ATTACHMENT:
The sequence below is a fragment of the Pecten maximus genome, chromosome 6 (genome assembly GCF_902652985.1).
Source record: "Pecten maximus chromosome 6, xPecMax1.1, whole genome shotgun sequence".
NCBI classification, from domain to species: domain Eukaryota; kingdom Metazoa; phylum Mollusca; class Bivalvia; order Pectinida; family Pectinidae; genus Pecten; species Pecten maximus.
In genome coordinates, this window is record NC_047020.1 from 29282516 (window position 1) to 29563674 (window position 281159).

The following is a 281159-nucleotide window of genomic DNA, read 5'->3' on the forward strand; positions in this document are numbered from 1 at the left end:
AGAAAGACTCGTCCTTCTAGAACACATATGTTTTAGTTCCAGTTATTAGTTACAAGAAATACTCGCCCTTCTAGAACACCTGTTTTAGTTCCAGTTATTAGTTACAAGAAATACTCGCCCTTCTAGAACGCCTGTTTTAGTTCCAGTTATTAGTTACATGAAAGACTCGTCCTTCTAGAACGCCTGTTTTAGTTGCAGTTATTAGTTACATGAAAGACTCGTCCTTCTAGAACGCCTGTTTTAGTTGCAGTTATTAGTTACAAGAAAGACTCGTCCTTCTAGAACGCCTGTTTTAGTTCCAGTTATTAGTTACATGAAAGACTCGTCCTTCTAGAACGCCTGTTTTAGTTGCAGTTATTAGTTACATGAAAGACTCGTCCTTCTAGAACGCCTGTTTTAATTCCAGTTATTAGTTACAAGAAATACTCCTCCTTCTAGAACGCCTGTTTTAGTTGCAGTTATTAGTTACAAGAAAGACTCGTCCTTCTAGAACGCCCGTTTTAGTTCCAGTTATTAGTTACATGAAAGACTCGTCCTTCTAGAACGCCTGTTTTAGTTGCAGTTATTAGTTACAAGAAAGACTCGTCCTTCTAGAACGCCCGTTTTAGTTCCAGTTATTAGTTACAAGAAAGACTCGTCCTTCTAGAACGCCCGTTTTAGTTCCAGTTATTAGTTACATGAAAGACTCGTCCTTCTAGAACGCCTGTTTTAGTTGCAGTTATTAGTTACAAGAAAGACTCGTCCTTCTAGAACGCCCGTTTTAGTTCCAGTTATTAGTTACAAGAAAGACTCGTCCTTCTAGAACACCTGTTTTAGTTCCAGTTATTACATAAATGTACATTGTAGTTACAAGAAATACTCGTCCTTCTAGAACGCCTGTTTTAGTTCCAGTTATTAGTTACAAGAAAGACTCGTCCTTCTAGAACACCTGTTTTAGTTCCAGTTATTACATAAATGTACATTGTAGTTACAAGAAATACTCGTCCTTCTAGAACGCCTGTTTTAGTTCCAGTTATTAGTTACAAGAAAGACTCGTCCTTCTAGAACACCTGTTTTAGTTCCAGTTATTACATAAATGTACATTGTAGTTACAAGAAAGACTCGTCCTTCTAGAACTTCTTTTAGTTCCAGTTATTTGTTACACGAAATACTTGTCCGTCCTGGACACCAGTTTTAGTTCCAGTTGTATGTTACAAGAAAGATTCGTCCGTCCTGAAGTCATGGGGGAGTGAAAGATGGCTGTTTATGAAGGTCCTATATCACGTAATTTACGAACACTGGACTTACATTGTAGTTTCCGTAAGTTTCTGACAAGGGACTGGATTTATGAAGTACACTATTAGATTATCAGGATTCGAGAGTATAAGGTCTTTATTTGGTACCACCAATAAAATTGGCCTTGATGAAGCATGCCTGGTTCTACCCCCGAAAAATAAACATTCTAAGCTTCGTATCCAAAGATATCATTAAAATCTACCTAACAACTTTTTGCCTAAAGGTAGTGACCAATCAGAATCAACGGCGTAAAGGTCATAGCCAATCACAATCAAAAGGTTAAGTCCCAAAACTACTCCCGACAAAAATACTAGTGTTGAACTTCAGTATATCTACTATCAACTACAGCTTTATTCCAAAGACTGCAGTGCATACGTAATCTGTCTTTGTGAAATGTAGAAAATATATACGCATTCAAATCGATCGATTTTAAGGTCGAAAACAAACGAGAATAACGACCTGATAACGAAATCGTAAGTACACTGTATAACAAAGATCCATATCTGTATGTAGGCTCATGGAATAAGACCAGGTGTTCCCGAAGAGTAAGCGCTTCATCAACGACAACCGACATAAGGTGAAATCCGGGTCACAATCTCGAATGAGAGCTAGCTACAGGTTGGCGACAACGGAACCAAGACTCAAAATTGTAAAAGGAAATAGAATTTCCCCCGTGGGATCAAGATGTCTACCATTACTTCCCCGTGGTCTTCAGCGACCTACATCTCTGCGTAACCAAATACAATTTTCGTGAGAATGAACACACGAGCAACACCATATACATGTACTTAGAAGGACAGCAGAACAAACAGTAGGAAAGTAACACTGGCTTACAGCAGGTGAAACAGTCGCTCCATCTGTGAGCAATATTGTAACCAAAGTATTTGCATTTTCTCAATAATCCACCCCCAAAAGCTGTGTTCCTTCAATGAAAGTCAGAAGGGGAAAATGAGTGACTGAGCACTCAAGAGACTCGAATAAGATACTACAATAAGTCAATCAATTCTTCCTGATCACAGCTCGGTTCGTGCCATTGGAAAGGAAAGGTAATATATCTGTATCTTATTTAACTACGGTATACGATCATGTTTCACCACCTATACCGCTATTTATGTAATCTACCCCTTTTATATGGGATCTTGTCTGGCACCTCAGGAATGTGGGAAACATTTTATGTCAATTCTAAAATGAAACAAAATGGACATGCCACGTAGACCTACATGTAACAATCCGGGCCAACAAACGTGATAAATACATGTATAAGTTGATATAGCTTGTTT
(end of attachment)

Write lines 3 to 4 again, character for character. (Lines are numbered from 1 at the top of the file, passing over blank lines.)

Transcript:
NCBI classification, from domain to species: domain Eukaryota; kingdom Metazoa; phylum Mollusca; class Bivalvia; order Pectinida; family Pectinidae; genus Pecten; species Pecten maximus.
In genome coordinates, this window is record NC_047020.1 from 29282516 (window position 1) to 29563674 (window position 281159).